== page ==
Both the poetry and prose of Goldsmith are read with a mo constant, steady, heartfelt, and quiet pleasure, than any oth perhaps in the English language. In the former, he capt vates the feelings with a power which is mild and gentle, b not less lasting and sure, than if he had been far more sublim in his design, and more magnificent and various in inventio Sweetness of fancy and tenderness of feeling are the peculia features of his genius, and his pensive delicacy of thought visible even in his humorous effusions. "His descriptions an sentiments all have the pure zest of nature." His expressio is natural and idiomatic, yet in the highest degree select an refined. His manner is beautifully tender and playful, posses ing likewise the easy, graceful union of unaffected simplicit with dignity and elegance.

He is chaste in his ornaments, and inimitably soft and swee in the colouring of his language. His serene and contempla tive sensibility, and his quiet enthusiasm for the joys of retired rural, and domestic life, are mingled with philosophical reflec tion, and made to harmonize with dignified and manly senti ment. He delights the fancy and at the same time softens the heart and diffuses a purity over the moral feelings. His famil iar pictures of the village life, enchant the imagination, and make us dwell fondly even on his most minute and simple re collections.

His delineations of character are original and exquisite The Parish Schoolmaster and the Village Clergyman are portraits that have no rivals; and his humorous poem of Retali ation contains many delightful and characteristic touches The national sketches in the Traveller are all admirable and exhibit great power of observation in seizing on the most expressive features, and conveying the general likeness in a few easy, and gracefully concise, lines. The illustrations in this poem are eminently beautiful. It would scarcely be possible to point out a simile more sweet and appropriate than that of the child at the close of his character of the Swiss. His ballad of the Hermit is written in a style of pensive and gentle pathos, which is singularly touching; while the short description of the cheerful little fireside in the hermitage, around which the cricket chirrups, and the kitten tries its tricks, is artless and captivating. His versification has all the polished elegance without the monotomy of Pope, and it flows with a spontaneous, unstudied ease, such as no other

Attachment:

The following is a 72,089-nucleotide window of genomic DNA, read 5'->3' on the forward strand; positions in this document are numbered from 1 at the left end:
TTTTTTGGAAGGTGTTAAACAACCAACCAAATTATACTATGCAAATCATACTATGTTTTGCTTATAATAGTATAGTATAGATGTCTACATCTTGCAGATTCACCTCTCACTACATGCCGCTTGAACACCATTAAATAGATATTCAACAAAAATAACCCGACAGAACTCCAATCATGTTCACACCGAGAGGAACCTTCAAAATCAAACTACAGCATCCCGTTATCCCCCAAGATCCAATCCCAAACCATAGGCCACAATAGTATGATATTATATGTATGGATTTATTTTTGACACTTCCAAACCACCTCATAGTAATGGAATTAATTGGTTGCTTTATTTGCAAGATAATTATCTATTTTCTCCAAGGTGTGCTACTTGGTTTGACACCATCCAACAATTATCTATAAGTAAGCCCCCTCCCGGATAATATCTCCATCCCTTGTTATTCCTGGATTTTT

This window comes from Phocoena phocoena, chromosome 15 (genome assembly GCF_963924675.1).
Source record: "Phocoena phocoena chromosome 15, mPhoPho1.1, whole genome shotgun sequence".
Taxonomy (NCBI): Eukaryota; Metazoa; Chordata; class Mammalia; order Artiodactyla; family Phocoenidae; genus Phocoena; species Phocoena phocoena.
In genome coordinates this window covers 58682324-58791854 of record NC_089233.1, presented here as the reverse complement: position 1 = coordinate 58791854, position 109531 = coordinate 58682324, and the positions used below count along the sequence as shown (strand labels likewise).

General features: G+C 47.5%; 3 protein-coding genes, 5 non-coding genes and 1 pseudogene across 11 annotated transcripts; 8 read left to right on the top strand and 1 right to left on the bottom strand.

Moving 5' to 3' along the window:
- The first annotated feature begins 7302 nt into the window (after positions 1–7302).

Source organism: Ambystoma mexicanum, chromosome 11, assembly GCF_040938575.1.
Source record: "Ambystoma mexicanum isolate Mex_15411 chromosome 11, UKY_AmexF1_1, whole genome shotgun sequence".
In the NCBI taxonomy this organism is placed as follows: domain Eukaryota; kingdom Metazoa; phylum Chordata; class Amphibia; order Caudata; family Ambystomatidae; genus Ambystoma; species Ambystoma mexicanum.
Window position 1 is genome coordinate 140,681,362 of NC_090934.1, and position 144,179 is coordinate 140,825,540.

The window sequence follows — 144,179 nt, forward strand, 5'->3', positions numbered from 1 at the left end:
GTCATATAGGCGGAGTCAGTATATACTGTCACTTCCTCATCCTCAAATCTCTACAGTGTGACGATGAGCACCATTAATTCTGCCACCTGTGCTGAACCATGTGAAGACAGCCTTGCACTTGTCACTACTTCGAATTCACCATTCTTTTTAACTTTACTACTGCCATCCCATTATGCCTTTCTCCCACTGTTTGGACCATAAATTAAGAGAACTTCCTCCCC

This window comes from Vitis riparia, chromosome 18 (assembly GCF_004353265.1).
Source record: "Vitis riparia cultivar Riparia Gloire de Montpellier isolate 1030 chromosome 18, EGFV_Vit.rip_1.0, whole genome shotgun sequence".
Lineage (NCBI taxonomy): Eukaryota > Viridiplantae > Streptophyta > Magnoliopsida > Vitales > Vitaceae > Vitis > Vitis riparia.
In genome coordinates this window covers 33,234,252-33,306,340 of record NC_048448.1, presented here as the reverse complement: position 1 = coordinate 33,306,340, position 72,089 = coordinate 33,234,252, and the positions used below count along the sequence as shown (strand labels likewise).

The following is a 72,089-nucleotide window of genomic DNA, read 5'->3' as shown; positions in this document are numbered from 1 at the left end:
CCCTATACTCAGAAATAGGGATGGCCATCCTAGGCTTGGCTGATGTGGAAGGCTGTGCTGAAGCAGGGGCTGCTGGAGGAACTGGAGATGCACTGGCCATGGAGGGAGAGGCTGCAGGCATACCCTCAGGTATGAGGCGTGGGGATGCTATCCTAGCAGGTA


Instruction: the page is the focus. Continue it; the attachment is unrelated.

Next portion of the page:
Goldsmith. He never wrote a bad line, and yet never sacrificed sense or feeling to the harmony of sound. He has so much nature that his very rhymes might almost be said to find an answer in the heart.


REMOTE, unfriended, melancholy, slow,
Or by the lazy Scheld, or wandering Po;
Or onward, where the rude Carinthian boor